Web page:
React Sidekick Equips Students with Discreet Safety Alert Button


Don’t walk alone at night. Don’t walk around with your phone in your hand. These are things students can do to help avoid being victims of theft or assault, but now there’s new technology they can use if they do find themselves in compromising situations. It’s called React Sidekick, a discreet panic button and mobile app that can call for help when students may not be able to call for help themselves.

Seattle University, alma mater to React Mobile’s CEO and co-founder Robert Monkman, plans on testing the wearable Bluetooth safety device this summer. The React Sidekick allows students to send a widespread emergency text or e-mail with the touch a button, writes Molly Brown for Geekwire.

The university will use 100 students to test the product before expanding the program.

“The React Mobile solution offers an additional layer of security that complements our current campus safety efforts,” said Seattle University Public Safety and Transportation Executive Director Tim Marron. “We plan to phase out our current safety app in favor of React Mobile.”

Occidental College and the University of Washington also plan to offer the React Sidekick to their students, according to Michael Hart of Campus Technology.

The idea for the sidekick originated when Monkman had his off-campus apartment broken into near Seattle University. The robbers broke in, kidnapped his roommate and threatened to kill his roommate’s mother if Monkman called the police.  He found his roommate unharmed in a nearby alley, but ever since he has wanted to find a way to make college campuses safer, reports Jenny Ung for USA Today.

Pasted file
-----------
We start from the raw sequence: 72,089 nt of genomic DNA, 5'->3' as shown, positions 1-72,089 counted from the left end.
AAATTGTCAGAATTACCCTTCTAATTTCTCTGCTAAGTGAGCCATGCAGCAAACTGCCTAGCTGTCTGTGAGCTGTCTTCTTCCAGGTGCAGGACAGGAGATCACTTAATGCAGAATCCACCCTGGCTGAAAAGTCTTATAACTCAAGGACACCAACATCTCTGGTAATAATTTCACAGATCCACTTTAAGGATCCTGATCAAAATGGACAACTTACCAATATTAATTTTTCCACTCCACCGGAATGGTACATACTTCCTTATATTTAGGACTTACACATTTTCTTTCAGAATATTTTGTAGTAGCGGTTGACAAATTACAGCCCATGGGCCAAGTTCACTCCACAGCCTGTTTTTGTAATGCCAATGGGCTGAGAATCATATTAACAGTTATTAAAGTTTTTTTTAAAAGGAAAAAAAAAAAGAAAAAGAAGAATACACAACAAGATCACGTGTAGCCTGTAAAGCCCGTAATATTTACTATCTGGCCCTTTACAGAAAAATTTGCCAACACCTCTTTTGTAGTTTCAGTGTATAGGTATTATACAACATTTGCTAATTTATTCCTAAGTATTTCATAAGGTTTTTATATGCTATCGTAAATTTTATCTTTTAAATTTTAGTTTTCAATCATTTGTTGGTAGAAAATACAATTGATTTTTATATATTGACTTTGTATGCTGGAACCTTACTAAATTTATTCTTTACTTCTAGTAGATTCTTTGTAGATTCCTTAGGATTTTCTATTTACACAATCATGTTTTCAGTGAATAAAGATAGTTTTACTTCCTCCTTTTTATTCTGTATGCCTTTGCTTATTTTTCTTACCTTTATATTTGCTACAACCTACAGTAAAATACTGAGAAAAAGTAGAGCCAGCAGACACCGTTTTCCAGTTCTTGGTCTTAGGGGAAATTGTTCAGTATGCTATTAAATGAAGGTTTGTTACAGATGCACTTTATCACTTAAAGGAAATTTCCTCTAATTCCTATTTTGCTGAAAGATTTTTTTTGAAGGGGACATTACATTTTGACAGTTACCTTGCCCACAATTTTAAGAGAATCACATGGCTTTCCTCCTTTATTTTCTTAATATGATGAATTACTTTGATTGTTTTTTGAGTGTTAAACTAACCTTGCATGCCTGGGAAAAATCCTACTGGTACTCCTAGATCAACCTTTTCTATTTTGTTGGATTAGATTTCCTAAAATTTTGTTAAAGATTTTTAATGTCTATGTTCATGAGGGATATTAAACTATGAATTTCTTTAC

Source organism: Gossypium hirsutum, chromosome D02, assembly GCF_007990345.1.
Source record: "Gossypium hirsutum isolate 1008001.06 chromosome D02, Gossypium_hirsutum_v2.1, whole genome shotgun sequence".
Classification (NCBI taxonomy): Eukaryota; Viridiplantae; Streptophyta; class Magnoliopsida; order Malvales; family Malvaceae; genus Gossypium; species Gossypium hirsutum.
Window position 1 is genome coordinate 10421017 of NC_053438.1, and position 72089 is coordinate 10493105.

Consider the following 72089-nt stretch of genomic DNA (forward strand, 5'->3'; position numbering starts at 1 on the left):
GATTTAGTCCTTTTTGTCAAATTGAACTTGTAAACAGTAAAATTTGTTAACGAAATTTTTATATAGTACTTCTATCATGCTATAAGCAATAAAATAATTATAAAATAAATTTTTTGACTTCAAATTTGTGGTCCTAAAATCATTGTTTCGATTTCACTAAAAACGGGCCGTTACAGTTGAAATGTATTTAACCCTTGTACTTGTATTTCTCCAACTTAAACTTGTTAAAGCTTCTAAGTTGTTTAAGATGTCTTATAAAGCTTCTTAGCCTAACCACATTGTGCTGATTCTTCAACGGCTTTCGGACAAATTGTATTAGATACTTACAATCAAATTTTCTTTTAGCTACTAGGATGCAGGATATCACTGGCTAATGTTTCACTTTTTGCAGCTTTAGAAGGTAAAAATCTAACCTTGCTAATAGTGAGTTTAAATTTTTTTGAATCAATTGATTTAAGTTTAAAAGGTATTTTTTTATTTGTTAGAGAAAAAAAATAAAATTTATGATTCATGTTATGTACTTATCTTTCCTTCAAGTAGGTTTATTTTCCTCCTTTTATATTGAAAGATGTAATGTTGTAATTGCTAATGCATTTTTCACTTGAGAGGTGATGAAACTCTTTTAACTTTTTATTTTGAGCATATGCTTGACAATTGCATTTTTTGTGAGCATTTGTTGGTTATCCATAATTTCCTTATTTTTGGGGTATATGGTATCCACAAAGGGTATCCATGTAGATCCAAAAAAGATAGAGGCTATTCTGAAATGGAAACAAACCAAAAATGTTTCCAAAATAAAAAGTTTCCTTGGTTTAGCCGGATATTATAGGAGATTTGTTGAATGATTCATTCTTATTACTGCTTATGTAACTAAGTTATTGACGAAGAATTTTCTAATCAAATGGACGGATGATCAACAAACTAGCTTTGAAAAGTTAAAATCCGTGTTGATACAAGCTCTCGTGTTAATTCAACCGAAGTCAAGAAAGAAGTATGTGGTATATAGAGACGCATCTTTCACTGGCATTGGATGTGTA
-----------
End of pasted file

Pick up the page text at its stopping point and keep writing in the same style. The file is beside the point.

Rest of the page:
“Holding a phone can make you a target for attackers because you are displaying valuables,” Suzanne Scharlock, University of Washington (UW) student, says. “Using the React (Sidekick) Bluetooth device is a safer and more discreet way to be safe as you walk home.”

The actual device is only one and a half inches in size and can be pressed without an assailant knowing. It has a green light that turns red, indicating that help is on the way.

Another feature React Mobile offers via the app is a “follow me” mode in which contacts you have selected are able to see your location via GPS. The Sidekick’s light turns yellow when this feature is on.

This device comes at a time when colleges are working to increase safety measures due to recent rises in assaults on campuses. Last week a new federal regulation went into effect to help regulate the reporting of on campus crime, called the Campus Sexual Violence Elimination (SaVE) Act. The new legislation will require information about campus crime to be published — the most significant update of the original Cleary Act in two decades.

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